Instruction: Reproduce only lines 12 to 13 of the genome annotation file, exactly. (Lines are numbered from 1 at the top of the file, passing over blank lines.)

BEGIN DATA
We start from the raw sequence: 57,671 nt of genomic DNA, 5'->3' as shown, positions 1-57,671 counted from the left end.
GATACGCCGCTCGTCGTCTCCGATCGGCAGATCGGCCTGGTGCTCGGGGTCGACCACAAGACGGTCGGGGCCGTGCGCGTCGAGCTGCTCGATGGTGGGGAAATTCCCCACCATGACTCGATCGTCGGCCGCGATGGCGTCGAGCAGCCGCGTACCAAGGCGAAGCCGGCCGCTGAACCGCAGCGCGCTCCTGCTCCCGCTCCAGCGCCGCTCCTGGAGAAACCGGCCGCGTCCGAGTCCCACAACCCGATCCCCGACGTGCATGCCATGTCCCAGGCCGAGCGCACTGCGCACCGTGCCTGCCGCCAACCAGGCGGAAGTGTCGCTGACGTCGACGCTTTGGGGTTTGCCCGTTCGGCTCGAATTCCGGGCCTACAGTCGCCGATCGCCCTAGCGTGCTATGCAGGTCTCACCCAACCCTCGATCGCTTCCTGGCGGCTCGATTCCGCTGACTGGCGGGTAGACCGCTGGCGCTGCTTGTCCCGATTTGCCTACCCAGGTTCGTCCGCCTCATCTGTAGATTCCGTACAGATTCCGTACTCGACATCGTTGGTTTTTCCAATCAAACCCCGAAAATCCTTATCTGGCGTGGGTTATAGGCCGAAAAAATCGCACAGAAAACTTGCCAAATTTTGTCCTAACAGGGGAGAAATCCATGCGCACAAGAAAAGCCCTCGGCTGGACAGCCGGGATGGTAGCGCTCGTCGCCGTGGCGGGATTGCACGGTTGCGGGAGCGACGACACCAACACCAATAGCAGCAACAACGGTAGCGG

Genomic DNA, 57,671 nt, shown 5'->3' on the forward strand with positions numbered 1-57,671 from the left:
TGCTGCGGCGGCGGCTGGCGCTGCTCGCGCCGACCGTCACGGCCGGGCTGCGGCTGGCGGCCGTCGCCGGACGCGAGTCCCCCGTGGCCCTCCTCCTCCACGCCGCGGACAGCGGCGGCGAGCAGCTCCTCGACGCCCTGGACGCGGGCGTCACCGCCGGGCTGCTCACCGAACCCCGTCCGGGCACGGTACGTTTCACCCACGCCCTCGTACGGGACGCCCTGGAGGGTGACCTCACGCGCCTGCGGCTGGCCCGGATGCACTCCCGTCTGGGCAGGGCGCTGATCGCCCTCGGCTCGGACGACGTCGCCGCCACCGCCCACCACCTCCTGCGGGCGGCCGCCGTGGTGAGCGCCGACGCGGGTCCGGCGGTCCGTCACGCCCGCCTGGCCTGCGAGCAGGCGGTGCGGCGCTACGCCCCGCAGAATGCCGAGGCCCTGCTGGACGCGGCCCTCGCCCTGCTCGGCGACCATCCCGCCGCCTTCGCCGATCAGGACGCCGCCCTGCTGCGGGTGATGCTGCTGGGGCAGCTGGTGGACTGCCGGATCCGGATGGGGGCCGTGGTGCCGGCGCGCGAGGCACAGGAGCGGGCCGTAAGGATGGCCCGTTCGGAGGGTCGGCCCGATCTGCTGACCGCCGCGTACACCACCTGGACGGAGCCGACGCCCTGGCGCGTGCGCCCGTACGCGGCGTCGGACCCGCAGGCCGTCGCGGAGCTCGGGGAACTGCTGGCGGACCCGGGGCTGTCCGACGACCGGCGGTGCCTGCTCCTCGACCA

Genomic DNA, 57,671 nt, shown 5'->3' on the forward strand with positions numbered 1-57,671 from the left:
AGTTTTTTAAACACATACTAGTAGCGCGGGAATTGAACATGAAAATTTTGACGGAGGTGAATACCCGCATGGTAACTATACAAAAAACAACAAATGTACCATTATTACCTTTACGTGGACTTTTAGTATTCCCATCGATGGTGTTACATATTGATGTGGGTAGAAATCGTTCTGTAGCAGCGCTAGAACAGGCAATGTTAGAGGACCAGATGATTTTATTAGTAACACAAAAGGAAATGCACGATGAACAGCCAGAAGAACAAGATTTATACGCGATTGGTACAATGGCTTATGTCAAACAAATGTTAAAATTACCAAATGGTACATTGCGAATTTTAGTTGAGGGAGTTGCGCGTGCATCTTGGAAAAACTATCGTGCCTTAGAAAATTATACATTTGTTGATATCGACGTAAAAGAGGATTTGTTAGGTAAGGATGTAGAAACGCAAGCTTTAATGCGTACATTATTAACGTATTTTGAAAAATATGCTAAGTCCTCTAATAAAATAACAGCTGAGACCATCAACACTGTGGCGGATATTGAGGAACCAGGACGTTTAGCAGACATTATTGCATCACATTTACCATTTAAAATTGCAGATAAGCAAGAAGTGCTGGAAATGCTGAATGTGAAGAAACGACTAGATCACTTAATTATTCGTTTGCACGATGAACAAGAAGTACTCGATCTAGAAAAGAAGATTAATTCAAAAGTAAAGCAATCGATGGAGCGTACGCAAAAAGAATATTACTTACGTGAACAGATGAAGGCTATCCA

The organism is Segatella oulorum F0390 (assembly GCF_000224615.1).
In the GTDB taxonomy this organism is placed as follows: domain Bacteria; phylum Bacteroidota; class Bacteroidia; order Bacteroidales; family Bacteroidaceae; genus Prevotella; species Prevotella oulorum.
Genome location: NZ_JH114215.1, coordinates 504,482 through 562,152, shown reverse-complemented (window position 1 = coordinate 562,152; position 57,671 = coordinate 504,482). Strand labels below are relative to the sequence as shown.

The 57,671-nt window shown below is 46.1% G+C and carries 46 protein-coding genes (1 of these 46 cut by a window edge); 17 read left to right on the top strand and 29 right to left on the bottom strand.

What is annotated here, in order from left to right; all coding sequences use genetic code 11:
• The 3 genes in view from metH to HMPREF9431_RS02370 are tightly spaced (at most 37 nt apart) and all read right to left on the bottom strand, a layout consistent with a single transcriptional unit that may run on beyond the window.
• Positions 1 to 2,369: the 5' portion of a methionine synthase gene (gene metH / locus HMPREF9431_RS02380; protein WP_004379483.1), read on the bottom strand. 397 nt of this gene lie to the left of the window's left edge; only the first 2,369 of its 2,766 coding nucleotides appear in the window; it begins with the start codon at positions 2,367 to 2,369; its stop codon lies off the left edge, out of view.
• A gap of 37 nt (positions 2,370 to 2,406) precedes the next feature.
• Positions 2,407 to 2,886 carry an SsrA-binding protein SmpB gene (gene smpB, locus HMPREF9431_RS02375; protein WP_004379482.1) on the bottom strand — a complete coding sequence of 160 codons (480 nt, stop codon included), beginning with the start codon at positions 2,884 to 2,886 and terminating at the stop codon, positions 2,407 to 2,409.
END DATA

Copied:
• The 3 genes in view from metH to HMPREF9431_RS02370 are tightly spaced (at most 37 nt apart) and all read right to left on the bottom strand, a layout consistent with a single transcriptional unit that may run on beyond the window.
• Positions 1 to 2,369: the 5' portion of a methionine synthase gene (gene metH / locus HMPREF9431_RS02380; protein WP_004379483.1), read on the bottom strand. 397 nt of this gene lie to the left of the window's left edge; only the first 2,369 of its 2,766 coding nucleotides appear in the window; it begins with the start codon at positions 2,367 to 2,369; its stop codon lies off the left edge, out of view.